Having a Citizens Income at the poverty level is a liberal policy as it gives people more choices. The issue would then become what conditions should apply for a person’s housing costs to be paid by the state. I would add studying and training to looking for a job and being ill or having a health issue which makes it difficult to be employed.

  • >Peter, I agree with you that having full employment would force employers to be less picky,

    Sorry I disagree, to me full employment is very similar to a skills shortage; something the IT industry has had for it’s entire life. However, what I suggest full employment does, particularly if supported by tough controls and levies on the use of imported labour, is to encourage businesses to invest in their people, this may include having to make adaptions to enable a deaf person to work in the CAD office. I don’t regard this as being less ‘picky’ just more enlightened ‘pickiness’.

  • @David Raw

    Thanks for raising the issue of the mineworkers’ pension scheme. Clearly as a nation we owe much to the miners who did a difficult job that significantly affected their health – mining the coal that power our industrial prosperity. We also owe much to other workers – dockers, women poisoned by phosphorus working in match stick factories etc.

    On the debate and Lib Dems, the Parliament website says that only speakers in an adjournment debate are the person who called the debate and the minister who responds – although there does seem to have been a very short second speech in this one. Obviously interventions can be made – in general I suspect most Lib Dem MPs have at least 10 very useful things they could be doing at any one time and I am not sure that the time taken to make a short intervention (which may not be allowed by the person making the speech at the time) is absolutely top of that list.

    On the MPS the independent House of Commons Library does note that it was the last Labour Government who confirmed the 50/50 split on surpluses between the Government and the scheme. http://researchbriefings.files.parliament.uk/documents/SN01189/SN01189.pdf

    On Brexit, I appreciate the point but it is my view that it will cost the public finances at least £70 billion a year which could go a long way towards helping JAMs, pensioners and alleviating poverty.

  • @David Raw

    Thanks for your further points and your thanks!

    It is true that the scheme was set up on privatisation by the Conservatives in 1994 – as a very minor quibble it was essentially a continuation of the scheme that operated under nationalisation with the Government acting as guarantor.

    The independent House of Commons library’s briefing paper on the MPS which I referenced states: “In the 2000s the Coalfield Communities Campaign argued for a review of the surplus-sharing arrangements, arguing that the guarantee had been struck on actuarial advice which, with hindsight, may have been too cautious. It said a “50% share of an unexpectedly large surplus is too much.” The Labour Government did agree to look at the arrangements again but in March 2003 said that, against the background of large falls in world stock markets, it would not be right to adjust the current 50/50 surplus-sharing arrangements.”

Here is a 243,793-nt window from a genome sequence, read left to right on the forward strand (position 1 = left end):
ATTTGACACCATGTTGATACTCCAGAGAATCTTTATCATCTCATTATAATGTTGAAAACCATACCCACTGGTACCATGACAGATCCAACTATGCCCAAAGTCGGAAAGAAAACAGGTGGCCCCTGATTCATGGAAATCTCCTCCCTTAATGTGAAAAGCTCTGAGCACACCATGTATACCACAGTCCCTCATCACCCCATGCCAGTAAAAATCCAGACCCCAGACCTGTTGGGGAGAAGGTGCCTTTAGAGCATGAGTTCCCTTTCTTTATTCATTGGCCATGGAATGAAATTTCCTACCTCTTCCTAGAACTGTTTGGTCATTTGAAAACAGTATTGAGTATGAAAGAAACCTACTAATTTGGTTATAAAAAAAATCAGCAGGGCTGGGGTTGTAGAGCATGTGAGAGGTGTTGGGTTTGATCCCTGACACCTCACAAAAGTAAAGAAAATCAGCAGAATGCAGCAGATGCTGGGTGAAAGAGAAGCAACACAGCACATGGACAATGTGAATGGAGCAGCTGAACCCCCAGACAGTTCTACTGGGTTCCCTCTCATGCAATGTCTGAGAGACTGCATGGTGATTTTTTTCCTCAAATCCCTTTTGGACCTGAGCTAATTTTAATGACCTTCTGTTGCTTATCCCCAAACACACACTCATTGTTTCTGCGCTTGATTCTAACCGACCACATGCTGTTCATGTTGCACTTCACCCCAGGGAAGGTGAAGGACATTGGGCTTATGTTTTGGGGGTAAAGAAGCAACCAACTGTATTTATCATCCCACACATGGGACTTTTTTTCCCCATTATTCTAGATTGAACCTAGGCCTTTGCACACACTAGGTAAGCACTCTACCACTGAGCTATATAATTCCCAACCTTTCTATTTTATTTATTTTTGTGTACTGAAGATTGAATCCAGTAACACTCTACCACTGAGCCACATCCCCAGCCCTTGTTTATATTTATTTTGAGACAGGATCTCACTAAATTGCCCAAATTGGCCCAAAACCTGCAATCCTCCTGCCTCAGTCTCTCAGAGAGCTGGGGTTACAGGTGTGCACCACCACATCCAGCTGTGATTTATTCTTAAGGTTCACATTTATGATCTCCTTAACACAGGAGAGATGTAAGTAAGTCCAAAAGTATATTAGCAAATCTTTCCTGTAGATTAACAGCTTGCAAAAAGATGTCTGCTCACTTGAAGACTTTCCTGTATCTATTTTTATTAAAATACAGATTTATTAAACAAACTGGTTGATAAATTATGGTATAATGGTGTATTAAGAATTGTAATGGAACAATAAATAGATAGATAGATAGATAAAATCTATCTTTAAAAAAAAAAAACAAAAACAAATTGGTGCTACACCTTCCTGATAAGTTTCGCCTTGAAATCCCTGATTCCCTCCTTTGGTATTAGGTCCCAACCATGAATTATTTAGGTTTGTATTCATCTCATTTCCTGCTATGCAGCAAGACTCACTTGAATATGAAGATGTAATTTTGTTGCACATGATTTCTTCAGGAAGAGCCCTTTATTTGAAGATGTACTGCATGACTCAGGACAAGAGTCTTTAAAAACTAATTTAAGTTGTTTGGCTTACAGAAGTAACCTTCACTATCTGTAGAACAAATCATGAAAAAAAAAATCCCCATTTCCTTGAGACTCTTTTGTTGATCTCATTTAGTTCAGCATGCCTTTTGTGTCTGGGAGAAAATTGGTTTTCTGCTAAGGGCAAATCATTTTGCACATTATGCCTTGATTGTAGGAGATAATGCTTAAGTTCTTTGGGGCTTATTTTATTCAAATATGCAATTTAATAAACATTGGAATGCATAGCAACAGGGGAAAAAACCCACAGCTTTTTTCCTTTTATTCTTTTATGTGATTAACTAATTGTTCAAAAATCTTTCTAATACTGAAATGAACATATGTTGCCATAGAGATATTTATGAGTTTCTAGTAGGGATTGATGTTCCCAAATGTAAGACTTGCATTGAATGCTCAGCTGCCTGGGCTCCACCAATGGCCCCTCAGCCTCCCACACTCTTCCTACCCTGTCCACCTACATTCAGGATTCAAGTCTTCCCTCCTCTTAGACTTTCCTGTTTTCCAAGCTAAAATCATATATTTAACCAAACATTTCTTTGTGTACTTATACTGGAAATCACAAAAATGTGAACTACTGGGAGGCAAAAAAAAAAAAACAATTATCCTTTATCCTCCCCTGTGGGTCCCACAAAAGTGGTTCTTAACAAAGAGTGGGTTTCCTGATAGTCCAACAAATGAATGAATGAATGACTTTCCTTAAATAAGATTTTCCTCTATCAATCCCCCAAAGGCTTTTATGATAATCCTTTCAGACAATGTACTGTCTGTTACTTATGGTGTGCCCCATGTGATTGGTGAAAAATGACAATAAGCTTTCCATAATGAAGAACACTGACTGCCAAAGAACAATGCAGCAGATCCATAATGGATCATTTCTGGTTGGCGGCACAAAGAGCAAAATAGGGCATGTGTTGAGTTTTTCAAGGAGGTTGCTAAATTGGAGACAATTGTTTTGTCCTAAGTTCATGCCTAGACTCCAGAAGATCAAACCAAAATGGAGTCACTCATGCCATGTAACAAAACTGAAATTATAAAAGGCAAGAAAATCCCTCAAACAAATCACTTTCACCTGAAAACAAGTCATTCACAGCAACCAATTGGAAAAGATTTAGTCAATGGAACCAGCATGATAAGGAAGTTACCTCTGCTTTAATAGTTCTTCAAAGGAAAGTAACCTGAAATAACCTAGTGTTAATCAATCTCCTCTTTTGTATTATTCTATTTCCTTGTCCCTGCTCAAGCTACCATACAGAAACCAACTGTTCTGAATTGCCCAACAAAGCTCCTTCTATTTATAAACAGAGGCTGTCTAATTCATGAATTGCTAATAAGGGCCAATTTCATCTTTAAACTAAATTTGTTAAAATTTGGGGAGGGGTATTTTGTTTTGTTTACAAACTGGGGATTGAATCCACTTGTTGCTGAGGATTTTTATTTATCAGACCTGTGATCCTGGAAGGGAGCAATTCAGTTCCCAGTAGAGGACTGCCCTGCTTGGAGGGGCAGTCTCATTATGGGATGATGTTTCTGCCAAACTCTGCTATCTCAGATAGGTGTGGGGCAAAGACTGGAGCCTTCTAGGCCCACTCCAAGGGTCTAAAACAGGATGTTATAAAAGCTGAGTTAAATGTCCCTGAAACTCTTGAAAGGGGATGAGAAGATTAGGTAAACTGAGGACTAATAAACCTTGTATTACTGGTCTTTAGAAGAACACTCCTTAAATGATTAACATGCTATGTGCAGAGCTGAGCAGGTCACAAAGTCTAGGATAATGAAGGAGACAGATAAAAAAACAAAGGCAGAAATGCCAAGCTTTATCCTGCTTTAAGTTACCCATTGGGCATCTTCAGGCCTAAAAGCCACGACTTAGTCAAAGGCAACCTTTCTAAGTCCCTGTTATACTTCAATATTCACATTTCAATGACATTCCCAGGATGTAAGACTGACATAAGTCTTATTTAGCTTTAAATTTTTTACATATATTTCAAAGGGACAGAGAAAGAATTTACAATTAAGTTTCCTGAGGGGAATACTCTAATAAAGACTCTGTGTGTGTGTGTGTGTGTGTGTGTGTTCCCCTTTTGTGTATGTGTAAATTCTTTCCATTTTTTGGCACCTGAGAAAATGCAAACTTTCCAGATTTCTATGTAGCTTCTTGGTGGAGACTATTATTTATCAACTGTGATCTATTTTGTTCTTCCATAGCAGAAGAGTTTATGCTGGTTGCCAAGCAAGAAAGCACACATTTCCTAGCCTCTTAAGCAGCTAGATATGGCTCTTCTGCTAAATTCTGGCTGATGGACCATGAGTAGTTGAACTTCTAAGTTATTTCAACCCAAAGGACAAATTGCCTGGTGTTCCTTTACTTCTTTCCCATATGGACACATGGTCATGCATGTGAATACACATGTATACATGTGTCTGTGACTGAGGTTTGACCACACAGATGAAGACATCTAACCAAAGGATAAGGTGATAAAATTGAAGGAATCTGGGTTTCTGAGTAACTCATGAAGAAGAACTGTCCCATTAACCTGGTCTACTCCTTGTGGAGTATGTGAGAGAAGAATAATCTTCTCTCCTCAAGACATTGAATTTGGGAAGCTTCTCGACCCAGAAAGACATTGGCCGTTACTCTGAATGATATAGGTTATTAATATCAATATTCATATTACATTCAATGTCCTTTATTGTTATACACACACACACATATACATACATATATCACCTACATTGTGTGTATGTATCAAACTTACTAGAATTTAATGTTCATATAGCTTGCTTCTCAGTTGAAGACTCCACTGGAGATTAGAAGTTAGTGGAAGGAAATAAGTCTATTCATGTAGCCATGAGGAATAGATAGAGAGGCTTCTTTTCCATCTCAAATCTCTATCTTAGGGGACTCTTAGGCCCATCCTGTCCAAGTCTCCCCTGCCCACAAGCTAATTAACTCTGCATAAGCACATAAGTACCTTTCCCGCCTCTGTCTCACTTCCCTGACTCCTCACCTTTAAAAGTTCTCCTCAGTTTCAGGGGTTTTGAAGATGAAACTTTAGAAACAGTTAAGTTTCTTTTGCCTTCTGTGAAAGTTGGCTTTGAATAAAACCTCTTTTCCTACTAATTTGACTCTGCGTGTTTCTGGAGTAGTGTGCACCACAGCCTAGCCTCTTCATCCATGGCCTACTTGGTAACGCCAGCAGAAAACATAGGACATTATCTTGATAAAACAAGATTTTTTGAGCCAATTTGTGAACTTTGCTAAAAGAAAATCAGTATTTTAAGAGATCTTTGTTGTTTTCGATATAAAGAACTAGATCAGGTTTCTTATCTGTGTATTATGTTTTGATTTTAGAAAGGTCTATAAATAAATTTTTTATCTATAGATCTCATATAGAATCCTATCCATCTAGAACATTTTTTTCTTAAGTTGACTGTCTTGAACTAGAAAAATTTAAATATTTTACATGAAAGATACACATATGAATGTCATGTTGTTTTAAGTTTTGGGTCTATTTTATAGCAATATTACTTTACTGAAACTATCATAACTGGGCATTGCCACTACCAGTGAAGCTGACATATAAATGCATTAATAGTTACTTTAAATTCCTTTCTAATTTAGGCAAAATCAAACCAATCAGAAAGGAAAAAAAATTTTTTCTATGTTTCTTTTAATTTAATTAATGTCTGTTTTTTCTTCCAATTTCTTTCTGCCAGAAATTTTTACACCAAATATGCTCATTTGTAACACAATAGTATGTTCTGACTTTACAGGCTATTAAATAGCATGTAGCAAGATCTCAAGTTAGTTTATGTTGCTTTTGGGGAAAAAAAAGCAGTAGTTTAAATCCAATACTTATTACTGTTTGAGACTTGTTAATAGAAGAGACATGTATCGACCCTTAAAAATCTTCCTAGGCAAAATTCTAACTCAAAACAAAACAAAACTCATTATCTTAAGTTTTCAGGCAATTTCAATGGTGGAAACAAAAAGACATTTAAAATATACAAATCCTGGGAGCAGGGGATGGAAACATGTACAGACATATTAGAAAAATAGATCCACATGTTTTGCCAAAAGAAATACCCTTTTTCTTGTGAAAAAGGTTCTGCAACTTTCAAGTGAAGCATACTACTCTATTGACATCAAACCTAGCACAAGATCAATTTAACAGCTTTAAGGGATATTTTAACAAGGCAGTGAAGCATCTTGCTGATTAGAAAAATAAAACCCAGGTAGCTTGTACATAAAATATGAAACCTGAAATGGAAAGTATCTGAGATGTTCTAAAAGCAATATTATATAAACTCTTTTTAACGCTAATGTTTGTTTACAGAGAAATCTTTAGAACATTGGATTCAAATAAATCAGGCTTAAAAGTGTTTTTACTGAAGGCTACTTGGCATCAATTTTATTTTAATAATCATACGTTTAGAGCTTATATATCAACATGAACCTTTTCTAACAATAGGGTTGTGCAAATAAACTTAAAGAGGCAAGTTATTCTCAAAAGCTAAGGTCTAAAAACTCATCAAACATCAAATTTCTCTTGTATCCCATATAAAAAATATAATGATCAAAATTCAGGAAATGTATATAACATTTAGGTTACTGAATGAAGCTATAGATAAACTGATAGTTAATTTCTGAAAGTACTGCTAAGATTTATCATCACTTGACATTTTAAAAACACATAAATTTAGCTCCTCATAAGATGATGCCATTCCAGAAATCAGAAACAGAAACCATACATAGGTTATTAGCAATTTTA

So Labour did have the opportunity to change it when in power and didn’t. If you read through the briefing paper there are a number of aspects in which the scheme is a pretty good deal for the miners. BUT there is an issue where people only have small occupational pensions. And that there is particular issue for the miners given the tough job that they did – and personally I wouldn’t be against giving them more. But this does apply to many other people with small pensions who did difficult and health impairing jobs.

    In general the diligent and good if not perfect work that Steve Webb as Lib Dem pensions minister in the coalition did in raising the basic state pension helped those with small occupational pensions.

    PS I agree with your granddad on Churchill. Clearly a great war time leader but deserving of criticism on things like Tonypandy and the General Strike etc. Probably he ultimately helped give Labour a bigger majority in 1945 by accusing them of being a “gestapo” in a radio speech which was very neatly rebuffed by Attlee the following day.

  • Joseph Bourke 16th Feb '19 - 1:09pm

    Libdem MPs were present in force this week for the Special Educational Needs Funding debate in Westmister Hall https://www.libdemvoice.org/liblink-vince-cable-ministers-must-properly-address-the-special-educational-needs-and-disability-funding-crisis-59935.html#comments.
    They included Vince Cable leading the debate, Tim Farron, Ed Davey, Layla Moran and Stephen Lloyd. There were excellent intervations from Labour MPs like David Drew and others.
    When it comes to just about managing you won’t find much more of a deserving case for state support than the parents of special needs children or young special needs adults aged 18-25 that have become the responsibility of local authorities since 2014.